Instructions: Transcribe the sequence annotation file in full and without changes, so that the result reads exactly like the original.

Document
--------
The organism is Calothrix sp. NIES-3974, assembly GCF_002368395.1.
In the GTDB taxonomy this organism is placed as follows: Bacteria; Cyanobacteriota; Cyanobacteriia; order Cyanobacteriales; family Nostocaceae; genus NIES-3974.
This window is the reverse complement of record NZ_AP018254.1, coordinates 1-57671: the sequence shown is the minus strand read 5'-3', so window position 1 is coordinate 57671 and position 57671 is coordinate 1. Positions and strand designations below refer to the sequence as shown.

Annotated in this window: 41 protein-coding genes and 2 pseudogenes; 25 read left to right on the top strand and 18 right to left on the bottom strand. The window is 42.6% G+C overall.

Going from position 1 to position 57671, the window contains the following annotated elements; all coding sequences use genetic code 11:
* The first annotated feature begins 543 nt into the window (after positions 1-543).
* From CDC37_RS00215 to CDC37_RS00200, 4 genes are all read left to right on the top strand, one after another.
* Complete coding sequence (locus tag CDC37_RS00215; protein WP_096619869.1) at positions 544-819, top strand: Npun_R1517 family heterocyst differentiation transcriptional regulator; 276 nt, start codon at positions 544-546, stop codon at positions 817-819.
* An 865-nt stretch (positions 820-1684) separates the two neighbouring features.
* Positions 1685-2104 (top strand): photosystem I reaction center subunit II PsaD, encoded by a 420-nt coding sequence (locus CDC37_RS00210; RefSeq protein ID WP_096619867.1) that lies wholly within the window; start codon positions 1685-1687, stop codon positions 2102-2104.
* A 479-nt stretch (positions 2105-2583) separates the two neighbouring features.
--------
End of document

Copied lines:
The organism is Calothrix sp. NIES-3974, assembly GCF_002368395.1.
In the GTDB taxonomy this organism is placed as follows: Bacteria; Cyanobacteriota; Cyanobacteriia; order Cyanobacteriales; family Nostocaceae; genus NIES-3974.
This window is the reverse complement of record NZ_AP018254.1, coordinates 1-57671: the sequence shown is the minus strand read 5'-3', so window position 1 is coordinate 57671 and position 57671 is coordinate 1. Positions and strand designations below refer to the sequence as shown.

Annotated in this window: 41 protein-coding genes and 2 pseudogenes; 25 read left to right on the top strand and 18 right to left on the bottom strand. The window is 42.6% G+C overall.

Going from position 1 to position 57671, the window contains the following annotated elements; all coding sequences use genetic code 11:
* The first annotated feature begins 543 nt into the window (after positions 1-543).
* From CDC37_RS00215 to CDC37_RS00200, 4 genes are all read left to right on the top strand, one after another.
* Complete coding sequence (locus tag CDC37_RS00215; protein WP_096619869.1) at positions 544-819, top strand: Npun_R1517 family heterocyst differentiation transcriptional regulator; 276 nt, start codon at positions 544-546, stop codon at positions 817-819.
* An 865-nt stretch (positions 820-1684) separates the two neighbouring features.
* Positions 1685-2104 (top strand): photosystem I reaction center subunit II PsaD, encoded by a 420-nt coding sequence (locus CDC37_RS00210; RefSeq protein ID WP_096619867.1) that lies wholly within the window; start codon positions 1685-1687, stop codon positions 2102-2104.
* A 479-nt stretch (positions 2105-2583) separates the two neighbouring features.